Skip to main content

Export Controls


Export controls primarily refers to the federal International Traffic in Arms Regulations (ITAR) and the Export Administration Regulations (EAR). The ITAR govern the export of “defense articles” and “defense services”. The term “export” means the transfer of items, information or services overseas, or their provision to a foreign person inside the U.S. (including, for example, a student in a classroom or a colleague in a research lab). The EAR govern the export of “dual-use” technologies—items that are used, or have the potential to be used, for military and non-military purposes if such export could adversely affect the national interests of the U.S. The definition of “export” under the EAR is very similar to the definition under the ITAR. Both sets of regulations apply only to items and information that are not publicly available; therefore, the results of academic research are generally exempt from both the ITAR and the EAR provided that the results have been published (ITAR) or are intended for publication (EAR). Export controls are most likely to apply in a university setting if:

  1. Research results cannot be published until approved by the sponsor, or
  2. Items or information have been received from an outside source under a confidentiality agreement.

In such circumstances, if the information is export-controlled it cannot be shared with certain “foreign persons” (i.e., a person who is not a U.S. citizen or a permanent resident) unless a license is first obtained from the U.S. government.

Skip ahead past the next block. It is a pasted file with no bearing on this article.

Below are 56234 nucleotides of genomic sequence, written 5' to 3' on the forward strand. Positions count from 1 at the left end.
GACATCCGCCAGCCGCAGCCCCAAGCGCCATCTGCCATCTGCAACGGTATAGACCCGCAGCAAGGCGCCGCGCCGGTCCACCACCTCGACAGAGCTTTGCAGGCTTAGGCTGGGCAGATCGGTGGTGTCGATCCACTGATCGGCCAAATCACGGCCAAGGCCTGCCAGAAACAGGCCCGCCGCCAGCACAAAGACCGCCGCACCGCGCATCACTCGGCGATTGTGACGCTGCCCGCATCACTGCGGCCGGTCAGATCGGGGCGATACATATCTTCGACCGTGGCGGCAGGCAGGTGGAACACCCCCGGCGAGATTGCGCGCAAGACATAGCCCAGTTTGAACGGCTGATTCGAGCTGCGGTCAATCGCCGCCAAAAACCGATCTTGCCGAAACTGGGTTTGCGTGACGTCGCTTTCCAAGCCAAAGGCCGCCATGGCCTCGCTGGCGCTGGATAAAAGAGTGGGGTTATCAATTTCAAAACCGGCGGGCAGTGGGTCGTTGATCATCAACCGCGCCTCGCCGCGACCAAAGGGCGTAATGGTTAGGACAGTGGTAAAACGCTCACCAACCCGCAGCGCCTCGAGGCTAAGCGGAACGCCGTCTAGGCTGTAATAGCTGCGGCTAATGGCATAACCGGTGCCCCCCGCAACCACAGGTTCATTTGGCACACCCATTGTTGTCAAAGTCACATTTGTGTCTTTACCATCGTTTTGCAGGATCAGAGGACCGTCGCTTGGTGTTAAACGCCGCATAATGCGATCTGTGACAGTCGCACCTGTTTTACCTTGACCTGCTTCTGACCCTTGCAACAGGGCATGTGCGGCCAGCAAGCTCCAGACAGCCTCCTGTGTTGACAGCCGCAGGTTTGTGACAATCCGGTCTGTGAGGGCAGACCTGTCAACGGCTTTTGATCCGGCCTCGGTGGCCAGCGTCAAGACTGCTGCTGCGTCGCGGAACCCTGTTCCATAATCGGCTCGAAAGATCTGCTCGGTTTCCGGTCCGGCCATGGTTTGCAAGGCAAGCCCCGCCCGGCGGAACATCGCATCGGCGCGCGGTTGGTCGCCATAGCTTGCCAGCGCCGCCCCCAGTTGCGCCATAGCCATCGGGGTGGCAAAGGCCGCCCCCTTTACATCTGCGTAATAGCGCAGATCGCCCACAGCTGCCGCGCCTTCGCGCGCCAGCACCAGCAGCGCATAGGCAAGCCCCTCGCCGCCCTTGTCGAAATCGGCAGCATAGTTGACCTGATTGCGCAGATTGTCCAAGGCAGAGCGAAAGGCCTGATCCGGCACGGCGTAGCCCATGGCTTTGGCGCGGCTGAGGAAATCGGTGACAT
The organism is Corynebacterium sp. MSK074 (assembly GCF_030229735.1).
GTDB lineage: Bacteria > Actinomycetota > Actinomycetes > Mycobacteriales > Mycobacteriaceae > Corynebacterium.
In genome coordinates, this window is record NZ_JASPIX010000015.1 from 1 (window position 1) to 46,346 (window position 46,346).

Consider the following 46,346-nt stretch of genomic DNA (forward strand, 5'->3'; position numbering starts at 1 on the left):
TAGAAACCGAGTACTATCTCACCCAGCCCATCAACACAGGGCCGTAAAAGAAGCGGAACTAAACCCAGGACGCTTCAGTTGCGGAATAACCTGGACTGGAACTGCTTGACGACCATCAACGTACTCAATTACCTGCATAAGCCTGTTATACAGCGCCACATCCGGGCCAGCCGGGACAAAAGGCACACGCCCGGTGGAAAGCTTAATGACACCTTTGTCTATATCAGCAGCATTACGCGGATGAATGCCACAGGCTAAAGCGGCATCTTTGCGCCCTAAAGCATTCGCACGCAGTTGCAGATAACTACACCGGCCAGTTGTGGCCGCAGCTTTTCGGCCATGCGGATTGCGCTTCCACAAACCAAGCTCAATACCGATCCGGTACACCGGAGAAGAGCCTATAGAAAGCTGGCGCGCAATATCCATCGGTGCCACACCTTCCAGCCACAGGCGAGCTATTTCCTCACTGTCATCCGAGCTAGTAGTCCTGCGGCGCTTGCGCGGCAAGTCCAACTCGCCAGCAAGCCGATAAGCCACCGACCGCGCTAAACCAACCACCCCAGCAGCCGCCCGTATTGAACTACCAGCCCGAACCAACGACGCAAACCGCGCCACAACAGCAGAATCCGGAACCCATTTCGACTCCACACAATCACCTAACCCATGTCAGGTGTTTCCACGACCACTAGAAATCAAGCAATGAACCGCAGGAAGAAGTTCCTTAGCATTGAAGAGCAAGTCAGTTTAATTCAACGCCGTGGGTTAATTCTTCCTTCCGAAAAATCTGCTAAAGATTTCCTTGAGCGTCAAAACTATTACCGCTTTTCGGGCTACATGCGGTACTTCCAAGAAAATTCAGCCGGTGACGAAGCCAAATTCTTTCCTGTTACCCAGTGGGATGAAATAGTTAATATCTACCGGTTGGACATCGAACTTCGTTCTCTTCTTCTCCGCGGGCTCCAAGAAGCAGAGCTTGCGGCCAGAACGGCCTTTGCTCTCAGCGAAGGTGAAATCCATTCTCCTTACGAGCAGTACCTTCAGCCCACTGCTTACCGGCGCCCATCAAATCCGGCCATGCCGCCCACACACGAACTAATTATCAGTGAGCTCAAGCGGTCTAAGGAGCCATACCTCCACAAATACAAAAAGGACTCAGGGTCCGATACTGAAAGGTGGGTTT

When are Export Controls Implicated?

In the course of research, professional development or other activities, University employees may have engagement with foreign businesses; collaboration with colleagues from other countries; or, engage in research involving foreign governments. As a result, employees need to be aware that these activities may have potential export control implications.

It is important to understand the restrictions that may exist when working with foreign entities. If you are doing any of the following activities, you should review the UW-Green Bay Export Control Policy:

  • Traveling abroad
  • Shipping items abroad
  • Working with foreign collaborators, whether in the United States or overseas.
  • Working with controlled items (examples include lasers, thermal imaging cameras, select agents, space qualified equipment and encryption. The list is long, please contact the Export Control Office for advice on specific items.)
  • Working with a grant or other contract that has an export control clause, publication restriction or personnel restriction
  • Doing any work with a person, business or organization that is a citizen of or headquartered in Iran, Syria, Sudan, North Korea, Cuba or the Crimea.

What are “Exports”?

Exports can include a wide variety of things, data, and technology, including, but not limited to, any of the following:

  • Shipping an item overseas
  • Sending an e-mail to a foreign person
  • Making a phone call or sending a fax to a foreign person
  • Any electronic transfer of information abroad
  • Or actions which are “deemed exports”:
  • Deemed exports occur any time a foreign person[1] gains access to information, data or technology in the United States. At that point, the information, data or technology is deemed to have been exported to their country of citizenship.Examples of deemed exports can include:
    1. Foreign persons working in a lab
    2. Sharing information with a foreign person in the United States regarding a project
    3. Taking foreign persons on a tour of a lab with controlled equipment